And especially then when we go through all of the tracks, “Hole in my Soul” and what the hell is the next one? “Riot lights?” No? “House of chains” actually, yeah. “House of chains” comes there, and then there is “Riot lights”, “Come back down”, Sea song”…But “Sea song”, “Till death do us part” and “Dead Man´s Eyes” was my fixation actually, because basically with “Dead Man´s Eyes”, when I introduced the melody to the guys, we knew that it must be the ending – there is nothing you can put anymore after this. And that also came as a binding element for the album, “Seed of chaos” actually has the same lines, and in the outro of “Riot lights” it also reminds on it. We were adjusting this strong strong melody every now and then a little bit, and in a different way presented, but we felt that it´s important, it´s cool to flirt with that theme and when it finally comes, it is already familiar to you.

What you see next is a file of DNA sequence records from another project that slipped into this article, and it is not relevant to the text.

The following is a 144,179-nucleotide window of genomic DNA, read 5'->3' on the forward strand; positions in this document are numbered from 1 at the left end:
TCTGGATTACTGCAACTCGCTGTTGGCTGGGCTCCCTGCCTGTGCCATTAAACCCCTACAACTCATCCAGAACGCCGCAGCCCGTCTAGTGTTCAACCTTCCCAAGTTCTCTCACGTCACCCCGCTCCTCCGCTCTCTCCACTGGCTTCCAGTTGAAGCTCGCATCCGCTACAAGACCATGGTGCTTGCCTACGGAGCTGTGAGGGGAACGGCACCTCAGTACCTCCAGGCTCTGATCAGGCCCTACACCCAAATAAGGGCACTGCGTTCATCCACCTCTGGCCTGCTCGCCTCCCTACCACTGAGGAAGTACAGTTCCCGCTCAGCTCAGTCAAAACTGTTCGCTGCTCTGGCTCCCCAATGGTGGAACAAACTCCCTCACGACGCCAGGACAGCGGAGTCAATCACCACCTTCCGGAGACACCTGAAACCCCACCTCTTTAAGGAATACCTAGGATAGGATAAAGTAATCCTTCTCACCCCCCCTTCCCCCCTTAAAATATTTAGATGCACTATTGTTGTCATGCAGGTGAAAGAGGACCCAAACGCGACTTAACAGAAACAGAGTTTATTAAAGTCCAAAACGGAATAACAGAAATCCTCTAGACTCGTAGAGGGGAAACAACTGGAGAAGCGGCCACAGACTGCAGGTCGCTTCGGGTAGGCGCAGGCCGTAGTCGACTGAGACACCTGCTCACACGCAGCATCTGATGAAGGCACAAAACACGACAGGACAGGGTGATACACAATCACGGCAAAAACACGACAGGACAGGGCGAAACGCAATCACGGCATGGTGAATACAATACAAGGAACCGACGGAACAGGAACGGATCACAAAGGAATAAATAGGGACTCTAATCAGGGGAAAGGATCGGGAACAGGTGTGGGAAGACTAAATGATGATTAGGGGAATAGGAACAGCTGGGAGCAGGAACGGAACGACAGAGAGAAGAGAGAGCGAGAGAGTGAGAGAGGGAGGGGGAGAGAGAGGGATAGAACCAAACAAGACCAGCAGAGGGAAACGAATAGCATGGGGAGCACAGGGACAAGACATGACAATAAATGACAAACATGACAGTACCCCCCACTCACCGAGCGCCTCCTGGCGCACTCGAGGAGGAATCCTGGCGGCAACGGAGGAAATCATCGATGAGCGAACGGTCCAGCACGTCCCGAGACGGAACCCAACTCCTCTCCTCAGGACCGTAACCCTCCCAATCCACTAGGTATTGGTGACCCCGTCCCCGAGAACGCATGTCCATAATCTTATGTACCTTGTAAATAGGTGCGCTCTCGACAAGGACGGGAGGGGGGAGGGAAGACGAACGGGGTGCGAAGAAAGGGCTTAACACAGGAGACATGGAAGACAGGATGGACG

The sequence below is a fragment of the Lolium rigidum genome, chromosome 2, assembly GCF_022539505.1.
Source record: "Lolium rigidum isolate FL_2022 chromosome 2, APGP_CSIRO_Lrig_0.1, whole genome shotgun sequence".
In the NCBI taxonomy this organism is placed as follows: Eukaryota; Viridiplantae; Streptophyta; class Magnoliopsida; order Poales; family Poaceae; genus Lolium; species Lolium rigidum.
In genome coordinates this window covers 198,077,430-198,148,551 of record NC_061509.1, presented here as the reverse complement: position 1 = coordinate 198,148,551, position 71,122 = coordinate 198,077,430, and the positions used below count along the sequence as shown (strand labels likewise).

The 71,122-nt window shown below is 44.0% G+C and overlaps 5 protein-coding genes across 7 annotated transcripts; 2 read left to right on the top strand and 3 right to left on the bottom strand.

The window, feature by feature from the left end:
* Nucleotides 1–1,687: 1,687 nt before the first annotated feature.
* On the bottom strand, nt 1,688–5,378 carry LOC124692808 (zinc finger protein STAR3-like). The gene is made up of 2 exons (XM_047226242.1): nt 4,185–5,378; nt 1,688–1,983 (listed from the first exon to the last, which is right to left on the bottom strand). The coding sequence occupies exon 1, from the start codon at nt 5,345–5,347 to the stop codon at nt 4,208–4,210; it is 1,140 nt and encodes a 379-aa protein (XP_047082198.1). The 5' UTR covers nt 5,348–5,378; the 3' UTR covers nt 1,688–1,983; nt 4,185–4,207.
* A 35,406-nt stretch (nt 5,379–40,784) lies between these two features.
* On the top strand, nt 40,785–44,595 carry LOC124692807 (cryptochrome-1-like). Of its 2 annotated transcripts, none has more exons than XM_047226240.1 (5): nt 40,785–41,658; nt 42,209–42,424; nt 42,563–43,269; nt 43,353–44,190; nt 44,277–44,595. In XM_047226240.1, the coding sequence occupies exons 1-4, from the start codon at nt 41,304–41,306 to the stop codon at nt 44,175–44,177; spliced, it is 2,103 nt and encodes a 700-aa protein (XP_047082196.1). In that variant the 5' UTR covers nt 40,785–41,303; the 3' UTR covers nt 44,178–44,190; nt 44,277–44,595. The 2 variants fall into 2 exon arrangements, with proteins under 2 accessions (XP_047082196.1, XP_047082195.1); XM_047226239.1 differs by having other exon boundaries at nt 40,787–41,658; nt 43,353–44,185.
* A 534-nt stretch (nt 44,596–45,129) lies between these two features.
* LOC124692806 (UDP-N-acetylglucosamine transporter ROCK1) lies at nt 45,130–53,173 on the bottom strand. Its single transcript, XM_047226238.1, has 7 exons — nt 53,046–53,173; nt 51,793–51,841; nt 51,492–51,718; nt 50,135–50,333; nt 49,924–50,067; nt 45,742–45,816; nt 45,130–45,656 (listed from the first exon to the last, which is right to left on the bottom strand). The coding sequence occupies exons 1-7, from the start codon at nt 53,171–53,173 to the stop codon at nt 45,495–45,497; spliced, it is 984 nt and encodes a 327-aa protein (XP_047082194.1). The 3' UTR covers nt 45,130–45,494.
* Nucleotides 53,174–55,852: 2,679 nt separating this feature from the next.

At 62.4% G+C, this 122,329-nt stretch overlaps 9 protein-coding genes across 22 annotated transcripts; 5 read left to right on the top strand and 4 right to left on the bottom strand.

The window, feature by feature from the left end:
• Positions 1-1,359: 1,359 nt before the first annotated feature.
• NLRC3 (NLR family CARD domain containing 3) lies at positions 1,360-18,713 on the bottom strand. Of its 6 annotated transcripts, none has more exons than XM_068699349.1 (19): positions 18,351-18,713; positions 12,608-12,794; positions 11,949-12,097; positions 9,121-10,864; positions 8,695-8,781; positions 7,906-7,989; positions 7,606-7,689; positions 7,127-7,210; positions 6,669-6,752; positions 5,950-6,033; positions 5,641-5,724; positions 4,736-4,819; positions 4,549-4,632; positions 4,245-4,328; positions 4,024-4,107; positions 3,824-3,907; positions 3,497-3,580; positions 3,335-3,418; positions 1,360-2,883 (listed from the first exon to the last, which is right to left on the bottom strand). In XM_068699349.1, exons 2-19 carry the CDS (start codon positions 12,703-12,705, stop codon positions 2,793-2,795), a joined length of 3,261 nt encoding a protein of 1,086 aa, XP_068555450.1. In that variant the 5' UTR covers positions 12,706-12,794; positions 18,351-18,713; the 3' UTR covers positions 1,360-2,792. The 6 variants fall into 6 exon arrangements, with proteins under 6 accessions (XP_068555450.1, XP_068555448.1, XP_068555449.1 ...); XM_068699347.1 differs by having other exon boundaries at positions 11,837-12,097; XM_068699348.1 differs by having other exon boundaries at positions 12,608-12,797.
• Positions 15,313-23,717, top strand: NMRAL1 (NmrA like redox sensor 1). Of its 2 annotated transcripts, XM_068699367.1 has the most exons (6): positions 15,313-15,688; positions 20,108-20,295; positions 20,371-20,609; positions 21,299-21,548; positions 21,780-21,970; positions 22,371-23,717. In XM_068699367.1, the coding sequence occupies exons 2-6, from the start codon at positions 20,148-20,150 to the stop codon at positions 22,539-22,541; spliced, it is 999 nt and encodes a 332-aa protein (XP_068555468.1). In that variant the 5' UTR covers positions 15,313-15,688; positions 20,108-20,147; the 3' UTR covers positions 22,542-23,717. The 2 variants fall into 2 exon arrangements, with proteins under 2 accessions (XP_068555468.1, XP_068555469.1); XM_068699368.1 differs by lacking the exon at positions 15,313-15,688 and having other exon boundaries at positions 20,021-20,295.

And once again, I can only do such music that I believe in and that I love, and then there must be other people who love it equally, because I cannot be the world´s only guy having this kind of a musical soul… so, this fixation that I felt that with “Till death do us part”, I all the time felt like they were a pair, mood wise. And then “Sea Song”, I think it was a very interesting track… if we would say that we had more like, not aggressive – the album is not aggressive – but it´s serious, and at some points it´s violent, we had more inferno going on… but “Sea Song” is one of the weirdest Apocalyptica tracks so far, because it is something totally different compared to what we have done, but in that sense it is a very good surprise and then there was even this dubstep kind of a beat… we were really thinking of those kinds of elements and it felt like a perfect go towards the ending. The only meaning of the entire ending, from when “Till death do us part” starts, I basically think the album then still continues for another 20 minutes or something like this. It is crazy. (laughs).